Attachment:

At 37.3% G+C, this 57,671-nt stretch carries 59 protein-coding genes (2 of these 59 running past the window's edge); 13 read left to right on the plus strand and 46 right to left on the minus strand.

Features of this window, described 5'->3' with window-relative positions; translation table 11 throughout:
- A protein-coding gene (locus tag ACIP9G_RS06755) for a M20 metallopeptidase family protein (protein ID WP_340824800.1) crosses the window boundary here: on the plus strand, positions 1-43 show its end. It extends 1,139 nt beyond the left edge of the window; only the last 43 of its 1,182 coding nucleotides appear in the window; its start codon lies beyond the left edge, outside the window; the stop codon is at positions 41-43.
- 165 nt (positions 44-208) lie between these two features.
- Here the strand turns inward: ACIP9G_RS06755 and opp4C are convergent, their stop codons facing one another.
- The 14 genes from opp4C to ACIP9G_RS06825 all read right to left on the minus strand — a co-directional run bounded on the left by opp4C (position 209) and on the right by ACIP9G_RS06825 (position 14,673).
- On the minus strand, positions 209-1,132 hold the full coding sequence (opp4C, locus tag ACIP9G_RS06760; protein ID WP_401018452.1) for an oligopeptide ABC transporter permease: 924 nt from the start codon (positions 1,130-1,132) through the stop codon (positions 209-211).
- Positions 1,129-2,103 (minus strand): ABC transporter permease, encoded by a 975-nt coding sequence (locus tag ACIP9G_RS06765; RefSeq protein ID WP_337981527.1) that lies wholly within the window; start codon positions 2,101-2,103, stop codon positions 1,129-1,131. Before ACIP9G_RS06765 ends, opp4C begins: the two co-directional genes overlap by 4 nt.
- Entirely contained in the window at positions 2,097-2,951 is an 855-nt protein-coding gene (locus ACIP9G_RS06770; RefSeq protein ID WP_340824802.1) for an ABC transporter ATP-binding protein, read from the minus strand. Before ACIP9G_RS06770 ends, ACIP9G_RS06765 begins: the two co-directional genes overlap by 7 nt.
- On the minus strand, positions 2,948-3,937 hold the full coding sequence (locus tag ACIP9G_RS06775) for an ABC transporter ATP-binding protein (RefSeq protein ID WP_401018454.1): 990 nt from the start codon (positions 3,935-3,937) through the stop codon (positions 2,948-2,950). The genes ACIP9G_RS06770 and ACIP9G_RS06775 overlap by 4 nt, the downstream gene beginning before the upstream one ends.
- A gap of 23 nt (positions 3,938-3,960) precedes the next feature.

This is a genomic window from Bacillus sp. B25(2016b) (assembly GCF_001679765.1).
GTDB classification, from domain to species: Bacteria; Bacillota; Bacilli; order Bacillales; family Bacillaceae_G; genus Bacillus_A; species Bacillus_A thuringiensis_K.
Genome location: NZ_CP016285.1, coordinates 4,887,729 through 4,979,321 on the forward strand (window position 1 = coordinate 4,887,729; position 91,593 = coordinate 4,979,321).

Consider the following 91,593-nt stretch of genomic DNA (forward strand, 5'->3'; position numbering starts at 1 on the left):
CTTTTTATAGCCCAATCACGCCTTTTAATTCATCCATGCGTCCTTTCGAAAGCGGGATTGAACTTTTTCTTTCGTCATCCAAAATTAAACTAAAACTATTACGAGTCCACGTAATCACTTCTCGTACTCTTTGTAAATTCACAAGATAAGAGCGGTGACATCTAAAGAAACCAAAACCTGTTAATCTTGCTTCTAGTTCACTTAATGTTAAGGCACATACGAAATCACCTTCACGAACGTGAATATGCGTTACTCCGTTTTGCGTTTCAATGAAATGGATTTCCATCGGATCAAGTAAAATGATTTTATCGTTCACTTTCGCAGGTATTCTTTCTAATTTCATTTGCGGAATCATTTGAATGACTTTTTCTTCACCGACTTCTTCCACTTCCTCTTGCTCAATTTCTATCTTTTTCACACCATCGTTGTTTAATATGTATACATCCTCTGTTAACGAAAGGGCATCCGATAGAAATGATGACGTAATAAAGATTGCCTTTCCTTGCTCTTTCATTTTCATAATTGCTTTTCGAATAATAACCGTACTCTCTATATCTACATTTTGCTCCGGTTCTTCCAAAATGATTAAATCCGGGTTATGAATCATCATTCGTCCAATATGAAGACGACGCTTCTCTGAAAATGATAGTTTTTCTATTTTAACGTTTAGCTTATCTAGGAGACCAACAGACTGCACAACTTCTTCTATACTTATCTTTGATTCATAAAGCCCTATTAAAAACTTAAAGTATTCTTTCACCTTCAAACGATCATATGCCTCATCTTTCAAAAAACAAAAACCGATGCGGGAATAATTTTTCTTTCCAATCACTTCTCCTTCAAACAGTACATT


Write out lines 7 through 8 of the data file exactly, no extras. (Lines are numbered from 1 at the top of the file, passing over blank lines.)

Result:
- On the minus strand, positions 209-1,132 hold the full coding sequence (opp4C, locus tag ACIP9G_RS06760; protein ID WP_401018452.1) for an oligopeptide ABC transporter permease: 924 nt from the start codon (positions 1,130-1,132) through the stop codon (positions 209-211).
- Positions 1,129-2,103 (minus strand): ABC transporter permease, encoded by a 975-nt coding sequence (locus tag ACIP9G_RS06765; RefSeq protein ID WP_337981527.1) that lies wholly within the window; start codon positions 2,101-2,103, stop codon positions 1,129-1,131. Before ACIP9G_RS06765 ends, opp4C begins: the two co-directional genes overlap by 4 nt.